On Friday June 27, the Archdiocese of Ottawa ordained Father Matthew Chojna to the priesthood in the city’s Notre Dame Cathedral. Now a few weeks into his new vocation, Father Chojna took some time to talk about his priestly ministry.
A major press conference was held at the Vatican today by His Eminence Cardinal George Pell, Prefect for the Economy. The press conference was held to announce major reforms within both the financial and communications entities of the Vatican, as well as announce the new leadership of these entities. It is part of a growing theme of transparency and openness being promoted by the Vatican following the election of Pope Francis last year, something Cardinal Pell stressed from the outset of today’s event.
The press conference focused on four particular areas of reform: the Vatican Patrimony Administration – APSA, the Vatican’s pension fund, Vatican media as well as IOR, the Vatican Bank. Speaking first on APSA, which manages “properties owned by the Holy See in order to provide the funds necessary for the Roman Curia to function,” Cardinal Pell announced a formal division of what is essentially the Vatican’s central bank.
Shifting then to the Vatican’s pension fund, the Cardinal introduced Joseph Zahra, Deputy Coordinator of the Vatican’s Council for the Economy. Zahra noted that despite the troubles facing many pension funds today, the Vatican’s was secure and stable. He said that a committee would integrate the entire administrative structure of the pension fund into the new financial structure of the Vatican over the coming months.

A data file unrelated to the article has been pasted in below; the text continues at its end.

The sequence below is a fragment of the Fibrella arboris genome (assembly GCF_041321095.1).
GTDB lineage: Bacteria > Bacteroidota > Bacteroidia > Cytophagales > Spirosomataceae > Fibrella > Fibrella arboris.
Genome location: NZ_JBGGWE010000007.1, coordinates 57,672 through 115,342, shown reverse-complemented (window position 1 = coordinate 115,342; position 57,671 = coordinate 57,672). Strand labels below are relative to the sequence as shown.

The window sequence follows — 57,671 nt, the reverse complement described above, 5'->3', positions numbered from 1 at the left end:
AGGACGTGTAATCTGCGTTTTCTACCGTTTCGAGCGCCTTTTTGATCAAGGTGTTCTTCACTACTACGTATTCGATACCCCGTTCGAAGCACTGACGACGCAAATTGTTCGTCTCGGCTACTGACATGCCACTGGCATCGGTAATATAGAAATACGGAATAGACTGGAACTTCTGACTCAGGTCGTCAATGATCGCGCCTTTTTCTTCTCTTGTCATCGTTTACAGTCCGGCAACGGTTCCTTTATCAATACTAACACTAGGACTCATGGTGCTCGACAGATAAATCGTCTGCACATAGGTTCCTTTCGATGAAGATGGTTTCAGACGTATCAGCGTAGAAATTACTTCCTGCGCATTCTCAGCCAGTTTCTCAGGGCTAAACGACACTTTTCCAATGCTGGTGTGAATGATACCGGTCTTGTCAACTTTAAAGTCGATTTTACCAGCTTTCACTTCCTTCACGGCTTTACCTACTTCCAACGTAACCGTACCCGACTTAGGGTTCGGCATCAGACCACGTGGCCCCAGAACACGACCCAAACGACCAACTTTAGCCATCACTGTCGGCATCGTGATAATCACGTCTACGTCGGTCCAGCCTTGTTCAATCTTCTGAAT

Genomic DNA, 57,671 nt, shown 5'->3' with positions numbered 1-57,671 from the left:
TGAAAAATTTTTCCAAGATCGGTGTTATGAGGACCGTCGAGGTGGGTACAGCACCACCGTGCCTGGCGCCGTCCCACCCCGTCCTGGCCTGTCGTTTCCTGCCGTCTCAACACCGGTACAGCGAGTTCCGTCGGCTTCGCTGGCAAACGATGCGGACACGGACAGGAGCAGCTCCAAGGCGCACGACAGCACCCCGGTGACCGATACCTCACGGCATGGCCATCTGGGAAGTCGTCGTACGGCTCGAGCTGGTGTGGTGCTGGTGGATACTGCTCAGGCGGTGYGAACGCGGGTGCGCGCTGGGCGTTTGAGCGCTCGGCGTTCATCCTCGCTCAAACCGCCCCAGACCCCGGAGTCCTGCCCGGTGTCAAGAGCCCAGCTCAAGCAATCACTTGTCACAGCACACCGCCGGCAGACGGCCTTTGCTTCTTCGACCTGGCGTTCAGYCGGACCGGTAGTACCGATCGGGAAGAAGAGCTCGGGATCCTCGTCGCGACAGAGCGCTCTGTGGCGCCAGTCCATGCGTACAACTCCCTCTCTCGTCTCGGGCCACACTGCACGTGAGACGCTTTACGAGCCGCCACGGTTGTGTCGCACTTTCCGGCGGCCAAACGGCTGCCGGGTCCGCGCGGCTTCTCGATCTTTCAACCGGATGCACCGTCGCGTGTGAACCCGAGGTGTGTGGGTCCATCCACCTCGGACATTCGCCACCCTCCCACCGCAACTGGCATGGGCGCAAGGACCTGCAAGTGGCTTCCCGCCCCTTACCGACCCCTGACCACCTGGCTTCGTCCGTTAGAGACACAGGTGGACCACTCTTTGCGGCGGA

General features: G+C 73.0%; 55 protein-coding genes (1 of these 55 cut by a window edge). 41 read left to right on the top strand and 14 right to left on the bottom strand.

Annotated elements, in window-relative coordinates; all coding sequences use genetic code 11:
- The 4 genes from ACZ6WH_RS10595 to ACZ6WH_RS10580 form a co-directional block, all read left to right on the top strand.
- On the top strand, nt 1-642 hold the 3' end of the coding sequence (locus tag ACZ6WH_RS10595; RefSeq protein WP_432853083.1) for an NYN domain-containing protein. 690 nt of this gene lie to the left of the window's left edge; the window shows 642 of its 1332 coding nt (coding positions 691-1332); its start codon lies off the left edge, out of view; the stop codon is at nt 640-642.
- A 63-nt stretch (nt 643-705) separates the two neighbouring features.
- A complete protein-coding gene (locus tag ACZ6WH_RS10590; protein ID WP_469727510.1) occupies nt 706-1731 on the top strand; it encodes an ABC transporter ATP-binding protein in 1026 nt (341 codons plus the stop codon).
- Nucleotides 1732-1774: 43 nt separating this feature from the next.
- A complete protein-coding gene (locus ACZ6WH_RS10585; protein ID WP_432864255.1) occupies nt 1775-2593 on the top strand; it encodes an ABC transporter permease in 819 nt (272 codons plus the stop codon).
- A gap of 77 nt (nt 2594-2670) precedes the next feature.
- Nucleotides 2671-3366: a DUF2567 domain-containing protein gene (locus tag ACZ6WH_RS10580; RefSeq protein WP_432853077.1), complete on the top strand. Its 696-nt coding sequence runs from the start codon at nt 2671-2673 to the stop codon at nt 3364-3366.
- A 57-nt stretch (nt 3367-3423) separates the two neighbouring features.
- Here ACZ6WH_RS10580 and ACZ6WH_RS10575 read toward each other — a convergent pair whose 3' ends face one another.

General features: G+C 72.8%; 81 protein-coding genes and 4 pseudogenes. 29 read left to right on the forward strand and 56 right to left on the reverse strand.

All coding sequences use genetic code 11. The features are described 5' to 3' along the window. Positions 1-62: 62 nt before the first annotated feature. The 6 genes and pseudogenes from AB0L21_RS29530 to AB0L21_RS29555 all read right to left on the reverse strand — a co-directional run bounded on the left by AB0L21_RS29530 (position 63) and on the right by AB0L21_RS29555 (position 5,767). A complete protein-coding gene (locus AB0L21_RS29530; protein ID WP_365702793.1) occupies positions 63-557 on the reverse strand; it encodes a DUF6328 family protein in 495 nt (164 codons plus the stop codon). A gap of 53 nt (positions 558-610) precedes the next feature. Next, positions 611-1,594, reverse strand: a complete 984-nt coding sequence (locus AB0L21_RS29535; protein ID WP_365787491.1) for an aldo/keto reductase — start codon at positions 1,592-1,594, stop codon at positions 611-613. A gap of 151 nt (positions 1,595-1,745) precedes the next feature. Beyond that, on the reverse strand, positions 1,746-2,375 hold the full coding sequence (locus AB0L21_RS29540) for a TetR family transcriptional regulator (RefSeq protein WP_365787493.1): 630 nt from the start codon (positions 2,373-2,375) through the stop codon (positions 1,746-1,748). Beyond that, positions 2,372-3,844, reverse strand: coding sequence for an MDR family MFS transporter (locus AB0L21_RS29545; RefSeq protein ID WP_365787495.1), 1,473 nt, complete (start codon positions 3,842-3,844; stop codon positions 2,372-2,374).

Cardinal Pell then spoke of reform within the Vatican’s communications structure, announcing that a committee had been formed to look into ways for Vatican media to reach more Catholics around the world. He noted the Vatican would put a major emphasis on new modes of communication through new media, touting the success of the Pope App and the Papal Twitter account. He announced that Lord Christopher Patten, Chancellor of Oxford University, a former British M.P., former governor of Hong Kong and former Chairman of the BBC Trust would head the committee.
Lastly, Cardinal Pell spoke on the Institute of Religious Works, also known as the Vatican Bank as well as IOR. Here he deferred to Ernst von Freyberg, the outgoing President of the Supervisory Council of IOR. Von Freyberg confirmed that as we reported, all accounts at the Vatican bank had been investigated and those which needed to be, were dealt with appropriately. He did however speak positively regarding the situation of accounts at the bank.